Reporters Without Borders welcomed the verdict of a Colombian court that sentenced paramilitary leader Carlos Castaño to 38 years in prison in absentia for the August 1999 murder of journalist and humorist Jaime Garzón.
Two other men, Juan Pablo Ortiz and Edilberto Antonio Sierra, were acquitted of carrying out the murder for lack of evidence.
Castaño is leader of the extreme-right United Self-defense Forces of Colombia (AUC) paramilitary.
The international press freedom organisation, which was a civil party to the case, welcomed the verdict, which it said reflected the main conclusions of its own investigation.
Garzón, who worked for Radionet and TV channel Caracol Televisión, was gunned down in Bogota by two men on a motorbike on 13 August 1999.
Giving his verdicts on 10 March 2004, the judge Julio Roberto Ballén Silva ordered the opening of an investigation for "false testimony" against prosecution witnesses Maria Amparo Arroyave Mantilla, Wilson Javier Llano Caballero and Maribel Jiménez Montoya.
The three had lied in giving evidence against the accused Ortiz and Sierra "with the aim of sidetracking the investigation so that the real killers went unpunished," he said.
These witnesses had all been produced by the Department for Administrative Security (DAS), an intelligence service under direct authority of the president.
The judge also ordered an investigation into the implication of ten DAS officials, five of them high-ranking and including the former DAS head for Antioquia region and the current national deputy director. He further ordered a reopening of the Garzón murder inquiry to hunt the real killers and any others who may have ordered it.
"Our organisation will closely follow the investigation ordered by the judge until the full facts are uncovered about Jaime Garzón’s death," said Robert Ménard, secretary general of the international press freedom organisation.
"It is crucial that all those responsible, those who carried out the murder and those who ordered it, should be identified and caught. We welcome the verdict but it does not bring an end to impunity in this case," he said.
"The responsibility of the DAS in supplying false witnesses who sidetracked the investigation away from the real perpetrators of the crime should be clearly established and if confirmed the implicated officials punished, " said the organisation.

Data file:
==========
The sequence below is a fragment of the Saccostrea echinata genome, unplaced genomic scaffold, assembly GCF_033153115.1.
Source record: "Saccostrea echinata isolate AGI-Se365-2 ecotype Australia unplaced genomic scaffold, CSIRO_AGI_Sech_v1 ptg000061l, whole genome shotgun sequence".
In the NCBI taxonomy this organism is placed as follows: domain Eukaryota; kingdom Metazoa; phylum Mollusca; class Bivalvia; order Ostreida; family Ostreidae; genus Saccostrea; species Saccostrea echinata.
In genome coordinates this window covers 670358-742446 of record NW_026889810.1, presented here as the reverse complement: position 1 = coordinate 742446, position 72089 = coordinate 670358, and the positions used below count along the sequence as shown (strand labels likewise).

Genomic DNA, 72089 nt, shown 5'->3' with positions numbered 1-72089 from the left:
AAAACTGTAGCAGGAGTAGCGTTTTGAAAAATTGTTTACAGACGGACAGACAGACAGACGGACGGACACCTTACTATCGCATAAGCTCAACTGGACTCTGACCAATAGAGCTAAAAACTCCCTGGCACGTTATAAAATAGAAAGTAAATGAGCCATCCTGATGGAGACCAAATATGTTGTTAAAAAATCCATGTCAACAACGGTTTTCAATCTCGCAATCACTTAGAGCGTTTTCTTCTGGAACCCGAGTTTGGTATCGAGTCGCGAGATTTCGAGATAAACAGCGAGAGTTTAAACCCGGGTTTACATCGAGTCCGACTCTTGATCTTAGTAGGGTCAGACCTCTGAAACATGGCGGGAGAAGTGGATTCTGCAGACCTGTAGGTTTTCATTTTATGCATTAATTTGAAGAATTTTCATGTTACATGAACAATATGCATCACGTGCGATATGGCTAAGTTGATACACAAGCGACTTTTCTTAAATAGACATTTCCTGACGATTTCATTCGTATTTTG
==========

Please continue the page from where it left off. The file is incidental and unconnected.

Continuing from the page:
Reporters Without Borders also called for protection for all those linked to the investigation, suspects, lawyers and investigators. The José Alvear Restrepo lawyers collective says that several people were killed during the investigation and it reported intimidation against one of its staff working on the case, Claudia Julieta Duque.
Reporters Without Borders also strongly opposed any amnesty for Castaño in the framework of peace negotiations with the government. "In Colombia, where an average of four journalists are killed each year, impunity is the major enemy of press freedom," it said.
Examining magistrate Eduardo Meza, concluded on 2 January 2002 that the murder was ordered by Castaño and carried out by Juan Pablo Ortiz Agudelo, known as "El Bochas", who fired the fatal shots and Edilberto Antonio Sierra Ayala, or "Toño", the driver of the motorbike. The two were arrested respectively in January 2000 and September 2001. An arrest warrant was issued against Castaño in June 2000.
He considered the motive for the murder to be the involvement of Garzón in negotiations for the release of hostages held by the FARC and that Castaño believed the journalist had "played into the hands of the guerrillas" and had been paid for his services.
Some reports published in the press however spoke of investigators ruling out evidence that implicated members of the military.
In a statement released on 9 December 2003, Reporters Without Borders said, "We are extremely concerned at the possibility of a miscarriage of justice in this case as several of the testimonies used by the prosecution against the two defendants are not credible," the organisation said.
It added that it was particularly concerned about the fact that the prosecutor’s office and the DAS were sticking to a version of events that has been largely refuted in the course of the preceding hearings.
"It is essential that an enquiry be carried out into the possibility the DAS and the prosecutor’s office deliberately mishandled the investigations," it concluded.
Reporters Without Borders was represented in court by Alirio Uribe of the José Alvear Restrepo lawyer’s collective.